I have the honour to speak on behalf of the European Union and its Member States.
The Acceding country Croatia*, the candidate countries Turkey, the former Yugoslav Republic of Macedonia*, Montenegro* and Serbia*, the countries of the Stabilisation and Association Process and potential candidates Albania and Bosnia and Herzegovina, as well as the Republic of Moldova and Georgia, align themselves with this statement.
We welcome the initiative taken by the United Kingdom to hold this open debate on conflict prevention and natural resources. However, we regret that the Council was unable to speak with one voice on this important issue.
I would also like to thank the Deputy-Secretary General, as well as World Bank Managing Director Caroline Anstey and Kofi Annan as Africa Progress Panel Chair for their statements.
Managing, extracting and exploiting natural mineral resources are often cited as a key factor in triggering, escalating or sustaining violent conflict. There is also a worrying correlation between military activity linked to the illegal extraction of natural resources and episodes of sexual violence.
For instance, the African Great Lakes region is characterized by both instability and mineral-rich soil. The illegal exploitation and trade of natural resources has led to the development of a number of initiatives: some aimed at delinking the trade of minerals sourcing from the control of armed groups; others promoting good governance and transparency of financial revenues or the adoption of principles of responsible business.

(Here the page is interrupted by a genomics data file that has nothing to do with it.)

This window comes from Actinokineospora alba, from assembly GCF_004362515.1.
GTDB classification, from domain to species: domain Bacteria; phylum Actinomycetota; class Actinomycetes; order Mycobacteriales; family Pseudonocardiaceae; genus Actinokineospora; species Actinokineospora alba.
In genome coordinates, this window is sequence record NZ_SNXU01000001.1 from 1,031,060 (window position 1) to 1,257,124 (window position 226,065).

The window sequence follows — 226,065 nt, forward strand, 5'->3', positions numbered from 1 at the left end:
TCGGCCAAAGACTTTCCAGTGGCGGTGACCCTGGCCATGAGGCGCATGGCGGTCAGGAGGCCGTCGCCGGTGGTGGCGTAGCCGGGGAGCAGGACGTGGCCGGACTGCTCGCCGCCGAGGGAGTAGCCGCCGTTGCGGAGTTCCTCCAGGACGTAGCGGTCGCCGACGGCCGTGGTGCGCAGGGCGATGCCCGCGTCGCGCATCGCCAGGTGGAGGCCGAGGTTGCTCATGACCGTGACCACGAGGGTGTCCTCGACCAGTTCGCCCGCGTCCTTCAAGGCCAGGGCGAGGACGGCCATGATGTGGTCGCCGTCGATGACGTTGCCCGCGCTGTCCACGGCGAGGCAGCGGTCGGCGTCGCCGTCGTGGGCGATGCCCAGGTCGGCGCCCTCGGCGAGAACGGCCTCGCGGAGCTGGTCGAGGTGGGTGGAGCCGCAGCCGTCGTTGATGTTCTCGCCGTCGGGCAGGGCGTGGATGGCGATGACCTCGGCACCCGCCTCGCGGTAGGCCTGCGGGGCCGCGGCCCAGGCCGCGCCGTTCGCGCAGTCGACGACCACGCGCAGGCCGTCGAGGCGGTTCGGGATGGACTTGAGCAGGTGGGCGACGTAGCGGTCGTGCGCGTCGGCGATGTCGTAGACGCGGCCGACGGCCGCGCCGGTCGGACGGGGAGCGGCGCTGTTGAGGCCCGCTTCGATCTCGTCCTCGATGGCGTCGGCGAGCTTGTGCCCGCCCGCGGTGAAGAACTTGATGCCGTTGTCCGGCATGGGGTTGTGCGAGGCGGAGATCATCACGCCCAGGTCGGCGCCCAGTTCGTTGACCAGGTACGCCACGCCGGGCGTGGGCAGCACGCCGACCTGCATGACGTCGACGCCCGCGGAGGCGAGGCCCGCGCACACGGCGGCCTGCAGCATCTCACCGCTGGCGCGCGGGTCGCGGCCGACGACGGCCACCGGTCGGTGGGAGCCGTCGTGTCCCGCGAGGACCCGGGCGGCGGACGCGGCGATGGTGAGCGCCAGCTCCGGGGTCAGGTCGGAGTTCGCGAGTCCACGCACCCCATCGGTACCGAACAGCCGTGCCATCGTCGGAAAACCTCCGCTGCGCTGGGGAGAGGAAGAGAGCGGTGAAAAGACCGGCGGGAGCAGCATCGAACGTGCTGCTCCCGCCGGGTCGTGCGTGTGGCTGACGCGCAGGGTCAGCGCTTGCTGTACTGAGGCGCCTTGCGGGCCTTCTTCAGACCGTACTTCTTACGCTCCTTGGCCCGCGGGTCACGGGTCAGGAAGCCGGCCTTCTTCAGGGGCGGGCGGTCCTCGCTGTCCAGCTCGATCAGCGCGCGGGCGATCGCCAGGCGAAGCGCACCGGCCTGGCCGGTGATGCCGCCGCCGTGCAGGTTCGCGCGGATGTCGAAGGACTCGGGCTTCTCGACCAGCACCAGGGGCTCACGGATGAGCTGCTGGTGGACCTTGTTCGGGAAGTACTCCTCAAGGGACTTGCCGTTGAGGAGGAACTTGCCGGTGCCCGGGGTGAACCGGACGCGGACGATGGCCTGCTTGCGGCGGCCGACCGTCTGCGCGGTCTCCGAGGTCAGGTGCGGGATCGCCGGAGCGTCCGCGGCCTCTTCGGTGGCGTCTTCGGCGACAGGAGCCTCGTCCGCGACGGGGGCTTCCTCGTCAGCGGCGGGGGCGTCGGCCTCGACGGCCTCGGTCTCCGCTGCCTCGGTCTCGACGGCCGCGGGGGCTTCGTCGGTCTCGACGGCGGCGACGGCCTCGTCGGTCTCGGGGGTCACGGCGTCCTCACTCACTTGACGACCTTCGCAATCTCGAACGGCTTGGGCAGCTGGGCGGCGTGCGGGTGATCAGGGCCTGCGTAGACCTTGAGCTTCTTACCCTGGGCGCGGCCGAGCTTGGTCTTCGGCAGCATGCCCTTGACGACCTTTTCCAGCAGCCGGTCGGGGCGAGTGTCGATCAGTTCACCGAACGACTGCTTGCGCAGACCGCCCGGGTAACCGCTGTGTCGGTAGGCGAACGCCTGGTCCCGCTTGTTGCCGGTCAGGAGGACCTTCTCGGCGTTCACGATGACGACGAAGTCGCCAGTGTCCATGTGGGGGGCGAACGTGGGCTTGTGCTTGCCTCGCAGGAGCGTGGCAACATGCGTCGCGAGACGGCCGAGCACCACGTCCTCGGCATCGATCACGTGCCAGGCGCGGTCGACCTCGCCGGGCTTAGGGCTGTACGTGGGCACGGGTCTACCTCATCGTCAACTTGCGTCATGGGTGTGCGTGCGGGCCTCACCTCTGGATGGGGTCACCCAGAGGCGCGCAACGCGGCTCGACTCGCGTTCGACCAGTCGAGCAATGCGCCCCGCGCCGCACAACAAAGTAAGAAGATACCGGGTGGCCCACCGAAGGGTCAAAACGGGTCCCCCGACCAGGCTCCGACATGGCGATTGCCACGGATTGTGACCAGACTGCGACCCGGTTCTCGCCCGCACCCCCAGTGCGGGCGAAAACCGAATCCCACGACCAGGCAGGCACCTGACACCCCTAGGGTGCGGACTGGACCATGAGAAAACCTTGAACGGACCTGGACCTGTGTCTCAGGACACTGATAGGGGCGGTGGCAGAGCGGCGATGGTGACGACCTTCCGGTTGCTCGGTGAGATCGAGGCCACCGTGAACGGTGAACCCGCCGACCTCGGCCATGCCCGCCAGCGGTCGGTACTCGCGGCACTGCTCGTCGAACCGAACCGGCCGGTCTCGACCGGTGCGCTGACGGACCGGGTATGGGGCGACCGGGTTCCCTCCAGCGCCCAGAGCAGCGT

The impact of these and other existing initiatives has to be assessed against their objectives; they cannot address the root causes of violence and instability by themselves. Experience shows that, to curb the linkages between instability and violent conflict in mineral-rich countries, a more comprehensive approach is needed, deploying the full range of development, trade, security and diplomatic instruments at the disposal of the international community, and ensuring a human rights perspective.